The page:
Statistical Model Checking of Rich Models and Properties

Research output: Book/ReportPh.D. thesisResearch

Abstract

Software is in increasing fashion embedded within safety- and business critical
processes of society. Errors in these embedded systems can lead to human
casualties or severe monetary loss. Model checking technology has proven
formal methods capable of finding and correcting errors in software. However,
software is approaching the boundary in terms of the complexity and size that
model checking can handle. Furthermore, software systems are nowadays more
frequently interacting with their environment hence accurately modelling such
systems requires modelling the environment as well - resulting in undecidability
issues for the traditional model checking approaches.
Statistical model checking has proven itself a valuable supplement to model
checking and this thesis is concerned with extending this software validation
technique to stochastic hybrid systems. The thesis consists of two parts: the first
part motivates why existing model checking technology should be supplemented
by new techniques. It also contains a brief introduction to probability theory
and concepts covered by the six papers making up the second part. The first two
papers are concerned with developing online monitoring techniques for deciding
if a simulation satisfies a property given as a WMTL[a;b] formula. The following
papers develops a framework allowing dynamical instantiation of processes,
in contrast to traditional static encoding of systems. A logic, QDMTL, is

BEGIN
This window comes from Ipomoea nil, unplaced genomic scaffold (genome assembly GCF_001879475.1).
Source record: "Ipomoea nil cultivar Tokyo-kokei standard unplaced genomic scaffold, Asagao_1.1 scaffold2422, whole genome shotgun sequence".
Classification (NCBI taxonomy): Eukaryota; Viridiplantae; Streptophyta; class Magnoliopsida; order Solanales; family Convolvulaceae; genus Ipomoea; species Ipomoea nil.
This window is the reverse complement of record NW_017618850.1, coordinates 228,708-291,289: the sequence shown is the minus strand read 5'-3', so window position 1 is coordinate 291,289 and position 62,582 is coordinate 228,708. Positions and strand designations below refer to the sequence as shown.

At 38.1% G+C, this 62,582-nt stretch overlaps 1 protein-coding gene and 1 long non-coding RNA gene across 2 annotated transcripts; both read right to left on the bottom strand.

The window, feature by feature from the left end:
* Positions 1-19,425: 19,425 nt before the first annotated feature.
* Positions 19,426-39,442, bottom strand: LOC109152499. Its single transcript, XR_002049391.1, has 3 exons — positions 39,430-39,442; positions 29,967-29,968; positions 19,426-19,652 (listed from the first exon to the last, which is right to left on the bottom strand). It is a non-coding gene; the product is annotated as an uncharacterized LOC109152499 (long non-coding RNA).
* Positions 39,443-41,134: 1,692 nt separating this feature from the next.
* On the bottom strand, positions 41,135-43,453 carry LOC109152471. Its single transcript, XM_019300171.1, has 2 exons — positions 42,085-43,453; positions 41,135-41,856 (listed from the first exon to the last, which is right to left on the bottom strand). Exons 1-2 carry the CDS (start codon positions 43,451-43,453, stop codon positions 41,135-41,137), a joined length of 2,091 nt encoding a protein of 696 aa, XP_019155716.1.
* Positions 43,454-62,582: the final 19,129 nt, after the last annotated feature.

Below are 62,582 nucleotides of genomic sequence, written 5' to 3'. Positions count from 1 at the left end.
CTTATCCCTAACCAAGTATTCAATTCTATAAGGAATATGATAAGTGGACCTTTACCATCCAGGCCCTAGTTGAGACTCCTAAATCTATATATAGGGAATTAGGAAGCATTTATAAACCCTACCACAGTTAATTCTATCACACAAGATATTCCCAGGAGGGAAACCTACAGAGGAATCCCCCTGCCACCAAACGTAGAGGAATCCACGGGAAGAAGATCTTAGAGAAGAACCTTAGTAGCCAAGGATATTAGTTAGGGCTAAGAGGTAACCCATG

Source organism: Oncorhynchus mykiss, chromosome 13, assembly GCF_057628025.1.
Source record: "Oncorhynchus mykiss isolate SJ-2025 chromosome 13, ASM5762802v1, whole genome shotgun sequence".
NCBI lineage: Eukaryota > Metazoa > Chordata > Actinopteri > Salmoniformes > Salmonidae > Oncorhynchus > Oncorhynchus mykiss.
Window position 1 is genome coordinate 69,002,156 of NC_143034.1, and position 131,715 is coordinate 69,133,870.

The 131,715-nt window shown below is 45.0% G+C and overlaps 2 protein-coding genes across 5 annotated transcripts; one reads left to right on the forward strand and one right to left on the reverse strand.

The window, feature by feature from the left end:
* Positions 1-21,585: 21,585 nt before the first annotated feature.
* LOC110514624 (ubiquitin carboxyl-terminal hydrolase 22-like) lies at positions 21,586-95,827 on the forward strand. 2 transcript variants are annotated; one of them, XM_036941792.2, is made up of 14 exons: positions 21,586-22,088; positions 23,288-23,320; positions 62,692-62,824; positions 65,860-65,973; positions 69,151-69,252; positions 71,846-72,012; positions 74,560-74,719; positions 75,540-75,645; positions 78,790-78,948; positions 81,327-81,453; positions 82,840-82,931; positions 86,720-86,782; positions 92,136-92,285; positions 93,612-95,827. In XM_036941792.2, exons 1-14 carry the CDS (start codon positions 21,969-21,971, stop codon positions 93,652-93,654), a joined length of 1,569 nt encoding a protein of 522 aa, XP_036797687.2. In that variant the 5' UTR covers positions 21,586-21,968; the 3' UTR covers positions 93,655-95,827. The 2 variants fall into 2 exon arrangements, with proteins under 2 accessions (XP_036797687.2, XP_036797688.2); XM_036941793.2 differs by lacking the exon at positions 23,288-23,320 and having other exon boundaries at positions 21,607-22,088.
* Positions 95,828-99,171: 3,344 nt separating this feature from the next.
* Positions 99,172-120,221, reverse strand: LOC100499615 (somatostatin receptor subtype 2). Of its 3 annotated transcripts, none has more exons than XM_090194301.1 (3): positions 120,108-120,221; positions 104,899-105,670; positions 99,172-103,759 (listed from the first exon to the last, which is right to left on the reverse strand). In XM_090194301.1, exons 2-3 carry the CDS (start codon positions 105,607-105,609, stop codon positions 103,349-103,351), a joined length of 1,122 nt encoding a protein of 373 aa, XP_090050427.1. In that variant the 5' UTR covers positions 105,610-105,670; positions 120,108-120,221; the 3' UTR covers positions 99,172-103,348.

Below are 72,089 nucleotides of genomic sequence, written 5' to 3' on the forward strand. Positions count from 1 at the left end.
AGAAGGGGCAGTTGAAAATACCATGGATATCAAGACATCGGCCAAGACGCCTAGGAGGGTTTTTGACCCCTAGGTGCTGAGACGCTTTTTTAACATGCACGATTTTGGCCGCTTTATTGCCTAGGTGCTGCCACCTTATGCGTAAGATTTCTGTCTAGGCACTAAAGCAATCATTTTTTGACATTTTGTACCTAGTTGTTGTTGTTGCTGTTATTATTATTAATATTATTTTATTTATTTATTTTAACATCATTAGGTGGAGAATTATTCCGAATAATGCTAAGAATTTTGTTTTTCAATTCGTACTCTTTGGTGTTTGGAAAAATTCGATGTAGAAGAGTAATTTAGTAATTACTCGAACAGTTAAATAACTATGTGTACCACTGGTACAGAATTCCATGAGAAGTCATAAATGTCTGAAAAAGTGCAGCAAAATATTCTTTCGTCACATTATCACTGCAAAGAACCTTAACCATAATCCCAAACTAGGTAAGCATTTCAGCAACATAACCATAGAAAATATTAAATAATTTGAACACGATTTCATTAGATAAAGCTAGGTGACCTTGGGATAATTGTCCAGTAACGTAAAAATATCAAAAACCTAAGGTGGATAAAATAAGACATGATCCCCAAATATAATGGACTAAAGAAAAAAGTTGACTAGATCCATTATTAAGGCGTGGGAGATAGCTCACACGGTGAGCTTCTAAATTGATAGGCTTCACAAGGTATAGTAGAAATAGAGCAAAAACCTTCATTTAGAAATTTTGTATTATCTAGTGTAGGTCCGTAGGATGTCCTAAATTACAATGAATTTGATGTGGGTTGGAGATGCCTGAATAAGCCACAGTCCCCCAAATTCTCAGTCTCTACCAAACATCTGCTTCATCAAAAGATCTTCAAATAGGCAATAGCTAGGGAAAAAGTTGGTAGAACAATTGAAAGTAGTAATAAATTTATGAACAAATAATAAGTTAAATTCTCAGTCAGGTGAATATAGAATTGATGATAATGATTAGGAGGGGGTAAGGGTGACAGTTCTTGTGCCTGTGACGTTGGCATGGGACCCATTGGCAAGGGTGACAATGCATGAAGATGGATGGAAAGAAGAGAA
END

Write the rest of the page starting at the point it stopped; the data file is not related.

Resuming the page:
developed to express properties of these dynamically evolving systems. The
fifth paper shows how stochastic hybrid automata are useful for modelling
biological systems and the final paper is concerned with showing how statistical
model checking is efficiently distributed. In parallel with developing the theory
contained in the papers, a substantial part of this work has been devoted to
implementation in Uppaal SMC.
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Details

Software is in increasing fashion embedded within safety- and business critical
processes of society. Errors in these embedded systems can lead to human
casualties or severe monetary loss. Model checking technology has proven
formal methods capable of finding and correcting errors in software. However,
software is approaching the boundary in terms of the complexity and size that
model checking can handle. Furthermore, software systems are nowadays more
frequently interacting with their environment hence accurately modelling such
systems requires modelling the environment as well - resulting in undecidability
issues for the traditional model checking approaches.
Statistical model checking has proven itself a valuable supplement to model
checking and this thesis is concerned with extending this software validation
technique to stochastic hybrid systems. The thesis consists of two parts: the first
part motivates why existing model checking technology should be supplemented
by new techniques. It also contains a brief introduction to probability theory
and concepts covered by the six papers making up the second part. The first two
papers are concerned with developing online monitoring techniques for deciding
if a simulation satisfies a property given as a WMTL[a;b] formula. The following
papers develops a framework allowing dynamical instantiation of processes,
in contrast to traditional static encoding of systems. A logic, QDMTL, is
developed to express properties of these dynamically evolving systems. The
fifth paper shows how stochastic hybrid automata are useful for modelling
biological systems and the final paper is concerned with showing how statistical
model checking is efficiently distributed. In parallel with developing the theory
contained in the papers, a substantial part of this work has been devoted to
implementation in Uppaal SMC.
Original languageEnglish
Place of PublicationAalborg
PublisherAalborg Universitetsforlag
Number of pages204
ISBN (Electronic)978-87-7112-527-6
DOI
Publication statusPublished - 2015
Publication categoryResearch
SeriesPh.d.-serien for Det Teknisk-Naturvidenskabelige Fakultet, Aalborg Universitet
ISSN2246-1248

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